11/27/2011 | STEPHEN MURPHY Editor-in-Chief
More than 70 percent of all school buses use diesel fuel, raising questions about what the impact is, not only on the environment, but also on children’s health. Funding realities often necessitate buses being kept in service well past their expiration date — even up to 20 years or more — beyond the time when these buses adhere to the minimum safety standards. Buses built before 1990 and 1991, which are still on the road, are allowed to emit six times more toxic soot and three times more smog-forming nitrogen oxides than newer models, exposing children to greater levels of air pollution. But even the cleanest running diesel bus on the road today releases about five times more soot and twice the amount of smog-forming pollutants as, for example, a natural gas bus.
New school buses provide a number of significant health and environmental advantages over older school buses. Schools are looking for ways to safely and economically replace or retrofit these old school buses with new, cleaner running models.
Alternatives to Diesel
Hybrid electric school buses are another option under consideration. The Kentucky Department of Education is in the midst of a project that introduces 213 hybrid school buses throughout the state, which will be the largest hybrid electric school bus fleet in the United States. In August 2009, the U.S. Department of Energy awarded $13 million to the Kentucky Department of Education to cover the incremental costs of hybrid buses over traditional diesel buses, which will lead to significant reductions in petroleum consumption. Manufacturers estimate fuel savings will be as high as 40 percent, with increases in fuel mileage from 7.5 to 12 miles per gallon, relative to standard diesel buses.
According to Kentucky Education Commissioner Terry Holliday, “The hybrid school bus project not only serves as a means to improve efficiency and be environmentally conscious but this project will also provide students with learning opportunities across many subject areas. Teachers can develop lesson plans related to fuel consumption, air quality, and transportation costs, bringing real-world knowledge and hands-on experiences into the classroom.”
However, hybrids do come with by far the largest price tag. Without a sizable grant, many school districts do not have the funds required to purchase just one bus.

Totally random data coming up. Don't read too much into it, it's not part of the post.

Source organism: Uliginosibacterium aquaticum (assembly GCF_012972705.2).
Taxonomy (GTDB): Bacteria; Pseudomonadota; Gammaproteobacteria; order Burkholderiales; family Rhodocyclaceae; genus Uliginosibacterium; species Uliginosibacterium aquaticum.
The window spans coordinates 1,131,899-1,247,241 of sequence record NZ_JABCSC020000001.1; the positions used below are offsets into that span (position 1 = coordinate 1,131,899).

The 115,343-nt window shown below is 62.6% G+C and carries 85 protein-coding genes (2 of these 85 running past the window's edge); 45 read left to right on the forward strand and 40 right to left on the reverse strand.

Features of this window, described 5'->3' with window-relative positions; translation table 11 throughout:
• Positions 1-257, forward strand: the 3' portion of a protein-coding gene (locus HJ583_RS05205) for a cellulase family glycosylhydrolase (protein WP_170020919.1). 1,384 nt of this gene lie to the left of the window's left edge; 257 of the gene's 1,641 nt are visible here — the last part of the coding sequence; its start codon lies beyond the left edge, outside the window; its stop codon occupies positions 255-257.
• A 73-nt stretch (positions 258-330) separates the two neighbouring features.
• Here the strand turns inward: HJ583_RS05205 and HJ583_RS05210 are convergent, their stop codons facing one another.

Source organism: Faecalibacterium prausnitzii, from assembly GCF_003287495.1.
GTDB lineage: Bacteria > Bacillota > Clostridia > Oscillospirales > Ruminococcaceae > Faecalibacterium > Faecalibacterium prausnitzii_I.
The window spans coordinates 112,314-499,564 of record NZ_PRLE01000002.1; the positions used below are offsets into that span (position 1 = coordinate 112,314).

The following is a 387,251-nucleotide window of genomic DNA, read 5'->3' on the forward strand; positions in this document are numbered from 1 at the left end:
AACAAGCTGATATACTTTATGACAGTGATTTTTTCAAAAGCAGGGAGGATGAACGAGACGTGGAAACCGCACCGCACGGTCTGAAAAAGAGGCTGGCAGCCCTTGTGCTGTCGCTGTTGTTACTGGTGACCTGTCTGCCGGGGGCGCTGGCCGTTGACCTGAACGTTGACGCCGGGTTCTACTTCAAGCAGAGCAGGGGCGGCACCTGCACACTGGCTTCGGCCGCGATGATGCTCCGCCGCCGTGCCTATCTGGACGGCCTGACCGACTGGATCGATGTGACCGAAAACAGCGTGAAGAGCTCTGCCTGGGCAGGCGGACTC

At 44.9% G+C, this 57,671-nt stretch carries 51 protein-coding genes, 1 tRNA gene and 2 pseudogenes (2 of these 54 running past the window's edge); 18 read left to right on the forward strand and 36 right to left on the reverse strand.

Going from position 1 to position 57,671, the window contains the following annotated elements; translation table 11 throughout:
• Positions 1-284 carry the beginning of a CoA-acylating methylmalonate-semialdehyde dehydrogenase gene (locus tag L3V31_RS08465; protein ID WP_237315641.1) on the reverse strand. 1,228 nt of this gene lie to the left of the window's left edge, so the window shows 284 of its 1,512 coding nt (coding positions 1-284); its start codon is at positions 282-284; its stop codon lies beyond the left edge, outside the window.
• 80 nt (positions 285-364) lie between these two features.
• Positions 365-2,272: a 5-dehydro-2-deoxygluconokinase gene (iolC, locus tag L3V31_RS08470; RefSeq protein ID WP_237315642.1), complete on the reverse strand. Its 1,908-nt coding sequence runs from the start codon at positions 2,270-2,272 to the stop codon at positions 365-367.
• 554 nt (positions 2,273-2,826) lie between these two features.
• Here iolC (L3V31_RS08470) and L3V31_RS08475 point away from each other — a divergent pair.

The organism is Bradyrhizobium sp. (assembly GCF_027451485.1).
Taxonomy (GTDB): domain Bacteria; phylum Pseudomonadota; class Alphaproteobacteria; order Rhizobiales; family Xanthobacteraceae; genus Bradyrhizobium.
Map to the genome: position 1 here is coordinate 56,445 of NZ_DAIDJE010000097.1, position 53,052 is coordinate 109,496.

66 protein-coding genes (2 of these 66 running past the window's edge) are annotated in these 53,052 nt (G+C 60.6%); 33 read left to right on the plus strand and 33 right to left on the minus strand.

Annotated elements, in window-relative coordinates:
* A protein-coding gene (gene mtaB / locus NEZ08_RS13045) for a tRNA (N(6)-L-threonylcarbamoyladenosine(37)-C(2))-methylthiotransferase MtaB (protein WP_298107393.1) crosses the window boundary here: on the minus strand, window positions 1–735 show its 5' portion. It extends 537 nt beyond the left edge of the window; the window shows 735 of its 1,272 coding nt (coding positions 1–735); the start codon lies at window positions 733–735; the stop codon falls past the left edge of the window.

There have been advances in natural gas engine and vehicle technology over the past 10 years that have leveled the playing field compared with their gasoline and diesel counterparts when it comes to durability, performance and reliability. School buses that use natural gas come with significant emission reduction compared to diesel.
Despite natural gas vehicles’ good points, many school districts have been slow to adopt using them en masse, often due to higher infrastructure costs. As schools deal with across-the-board budget cuts, their transportation budgets often fall low on the priority list. Districts are being told to do more with less so schools are looking to find affordable ways to address their transportation needs.
More and more school districts are turning to propane as a viable alternative. The Gloucester County, Virginia Public Schools recently launched the state’s first propane school bus fleet.
“Using propane-powered school buses is a step in the right direction to significantly decrease vehicle emissions and improve the air quality for our students,” says Roger Kelly, director of transportation for Gloucester County Public Schools. “We are excited to be involved in this clean school bus initiative.”
“We are pleased and impressed with the forward thinking and actions of the Gloucester County School Board and administration,” says Chelsea Jenkins, director of Virginia Clean Cities. “The propane school buses are providing opportunities for students and the community to observe and learn first-hand about alternative transportation technologies.”
Propane is a clean burning fuel, so it causes less wear and tear on bus engines and components, thus reducing maintenance costs and increasing bus up-time. This factor is widely reported by school districts that currently use propane technology and it can increase the lifespan of each school bus. Given the high cost of new school buses, longevity must be a major factor in districts’ buying decisions.
Propane is an established fuel and established technology; worldwide over 15 million vehicles operate on propane. It is also a highly affordable technology, especially in light of the 50-cent per gallon tax rebate that accompanies propane purchase. Acquisition costs are reasonable; propane school bus technology is only a few thousand more than a comparable diesel bus. This offers a rapid return on investment while eliminating a lot of the health concerns surrounding diesel buses.
Texas’s Denton Independent School District has been using Blue Bird’s Propane-Powered Vision since 2007. According to Gene Holloway, Denton’s Director of Transportation, “...propane-powered buses ... offer greater power, operate quieter and the emissions are safer for the children we transport.” In addition, the incentives and tax rebates have allowed the school district to save money on their transportation budget.
Propane is currently around $1.80 per gallon when purchased in bulk, so with the 50 cent rebate factored in, propane comes to only $1.30 per gallon. Propane infrastructure is affordable and many times a propane provider will provide the infrastructure at no additional charge when there is a provider contract in place.
“Propane autogas is the right choice for school districts, offering the safest and most economical transportation choice for schools across America,” says Joe Thompson, President of ROUSH CleanTech.